In CHAPTER 7 Purcell shows how DNA evidence shows humankind's descent from one female ancestor (pp. 191-194) and one male ancestor (pp. 194-195). He then lines up the one-to-one correspondence BETWEEN the cluster of brain and vocal tract specificities of the human body AND the conditions needed for human language, understanding and moral freedom to occur (pp. 197-206).
In CHAPTER 8 Purcell brings into play the immense theoretical framework elaborated by philosopher Eric Voegelin which provides a philosophical analysis of the role of symbolization in rendering articulate and transparent our human quest for the divine Ground of our existence. (pp. 35-36, note 2). He applies Voegelin's â€˜depth grammar' of human symbolization (pp. 214-219) to show how we can see equivalence between our quest for the meaning of life in our relationship with the divine Origin of our existence and the quest expressed in the earliest human symbols.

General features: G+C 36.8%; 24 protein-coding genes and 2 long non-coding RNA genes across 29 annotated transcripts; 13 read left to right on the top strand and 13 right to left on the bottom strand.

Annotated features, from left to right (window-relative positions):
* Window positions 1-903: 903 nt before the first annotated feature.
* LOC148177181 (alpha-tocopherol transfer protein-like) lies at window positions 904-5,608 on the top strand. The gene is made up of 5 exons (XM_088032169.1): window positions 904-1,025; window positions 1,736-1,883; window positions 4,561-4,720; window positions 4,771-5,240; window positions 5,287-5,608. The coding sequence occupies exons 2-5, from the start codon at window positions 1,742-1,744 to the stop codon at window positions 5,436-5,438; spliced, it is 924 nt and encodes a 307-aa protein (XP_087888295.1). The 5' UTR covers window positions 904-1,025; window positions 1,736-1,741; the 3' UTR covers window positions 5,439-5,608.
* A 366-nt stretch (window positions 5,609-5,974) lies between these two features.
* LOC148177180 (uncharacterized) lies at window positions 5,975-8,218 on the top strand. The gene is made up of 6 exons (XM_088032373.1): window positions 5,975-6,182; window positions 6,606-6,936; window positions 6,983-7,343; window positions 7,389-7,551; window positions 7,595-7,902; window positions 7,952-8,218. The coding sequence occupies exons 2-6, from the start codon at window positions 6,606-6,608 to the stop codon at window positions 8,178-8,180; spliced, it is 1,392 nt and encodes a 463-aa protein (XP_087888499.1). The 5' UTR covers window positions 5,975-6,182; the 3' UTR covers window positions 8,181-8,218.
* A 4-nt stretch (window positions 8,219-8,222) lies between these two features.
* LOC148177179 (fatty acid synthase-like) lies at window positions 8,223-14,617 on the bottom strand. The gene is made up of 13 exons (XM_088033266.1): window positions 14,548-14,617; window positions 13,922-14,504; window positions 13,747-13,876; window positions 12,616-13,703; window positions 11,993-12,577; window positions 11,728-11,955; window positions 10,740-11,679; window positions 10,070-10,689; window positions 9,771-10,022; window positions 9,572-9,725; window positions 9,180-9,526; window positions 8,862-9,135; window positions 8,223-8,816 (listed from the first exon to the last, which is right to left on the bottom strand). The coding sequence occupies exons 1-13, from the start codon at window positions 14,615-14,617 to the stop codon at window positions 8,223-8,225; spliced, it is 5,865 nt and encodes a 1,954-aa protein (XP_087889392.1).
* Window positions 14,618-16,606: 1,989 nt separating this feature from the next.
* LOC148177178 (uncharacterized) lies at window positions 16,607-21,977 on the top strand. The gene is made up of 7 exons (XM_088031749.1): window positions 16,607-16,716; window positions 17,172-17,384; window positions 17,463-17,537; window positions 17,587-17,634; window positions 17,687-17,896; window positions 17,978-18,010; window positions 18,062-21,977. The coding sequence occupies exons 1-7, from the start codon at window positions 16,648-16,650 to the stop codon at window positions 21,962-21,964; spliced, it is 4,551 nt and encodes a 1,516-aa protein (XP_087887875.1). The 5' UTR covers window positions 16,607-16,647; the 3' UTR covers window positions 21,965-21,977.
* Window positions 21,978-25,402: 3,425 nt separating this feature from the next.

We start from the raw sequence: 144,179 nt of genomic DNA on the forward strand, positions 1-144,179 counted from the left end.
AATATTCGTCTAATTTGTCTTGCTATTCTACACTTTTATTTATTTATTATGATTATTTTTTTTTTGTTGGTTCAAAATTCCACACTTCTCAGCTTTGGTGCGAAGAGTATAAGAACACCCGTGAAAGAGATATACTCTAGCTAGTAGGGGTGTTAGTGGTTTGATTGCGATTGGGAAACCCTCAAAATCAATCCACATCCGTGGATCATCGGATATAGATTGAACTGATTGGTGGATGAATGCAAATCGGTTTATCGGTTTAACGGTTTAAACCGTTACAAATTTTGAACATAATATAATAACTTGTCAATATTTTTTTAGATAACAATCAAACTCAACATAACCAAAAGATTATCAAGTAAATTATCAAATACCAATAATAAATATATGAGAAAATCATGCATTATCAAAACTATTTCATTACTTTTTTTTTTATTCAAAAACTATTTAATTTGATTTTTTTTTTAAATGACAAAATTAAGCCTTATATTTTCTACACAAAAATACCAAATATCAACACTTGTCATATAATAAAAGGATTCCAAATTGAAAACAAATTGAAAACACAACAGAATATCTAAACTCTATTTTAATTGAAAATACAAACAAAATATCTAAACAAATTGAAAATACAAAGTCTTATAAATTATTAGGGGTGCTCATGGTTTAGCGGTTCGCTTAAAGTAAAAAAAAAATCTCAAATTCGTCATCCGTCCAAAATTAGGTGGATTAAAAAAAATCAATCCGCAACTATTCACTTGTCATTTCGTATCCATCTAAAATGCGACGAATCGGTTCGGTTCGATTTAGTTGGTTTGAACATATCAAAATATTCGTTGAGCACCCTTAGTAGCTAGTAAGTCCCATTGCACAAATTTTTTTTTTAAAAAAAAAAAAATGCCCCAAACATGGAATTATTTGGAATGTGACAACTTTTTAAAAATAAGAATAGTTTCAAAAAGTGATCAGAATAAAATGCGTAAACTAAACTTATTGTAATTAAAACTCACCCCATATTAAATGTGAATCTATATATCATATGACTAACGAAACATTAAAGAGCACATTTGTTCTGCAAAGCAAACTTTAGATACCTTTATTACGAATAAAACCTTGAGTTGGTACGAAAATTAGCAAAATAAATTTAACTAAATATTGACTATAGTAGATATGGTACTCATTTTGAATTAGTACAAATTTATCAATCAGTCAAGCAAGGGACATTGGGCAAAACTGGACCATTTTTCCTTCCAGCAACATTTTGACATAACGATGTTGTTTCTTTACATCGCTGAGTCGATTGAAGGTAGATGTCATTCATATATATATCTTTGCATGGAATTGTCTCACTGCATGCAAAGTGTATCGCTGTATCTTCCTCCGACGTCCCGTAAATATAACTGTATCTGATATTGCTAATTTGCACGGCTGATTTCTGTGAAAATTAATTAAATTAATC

I his discussion of language Purcell again deploys Lonergan's open architecture model of development to show that there is no need to import determinism to account for the origin of language.
In CHAPTER 9 Purcell recalls â€˜the enormous breakthrough in the study of human understanding made by Bernard Lonergan' (p. 241, note 126; pp. 246-248). Lonergan's method of cognitive self-appropriation is empirically verifiable to anyone retracing his steps.
For Purcell, John Henry Newman represents living the truth, Socrates, willingness to die for the truth, and Sophie Scholl, executed by the Nazis, willingness to die rather than back down from denouncing evil. Then he shows the incoherence of Richard Dawkins' and Daniel Dennett's determinist denials of moral freedom.
In CHAPTER 10, Purcell shows that our interiority as human beings is constituted by â€˜orientations towards beauty, meaning, truth and goodness' (p. 270) But how far do these orientations reach? Purcell answers, â€˜The range of our feeling and imagination, of our understanding and our effective freedom, while still rooted in incarnate finitude, opens out to a transfinite horizon of beauty, truth and goodness.' (p. 271)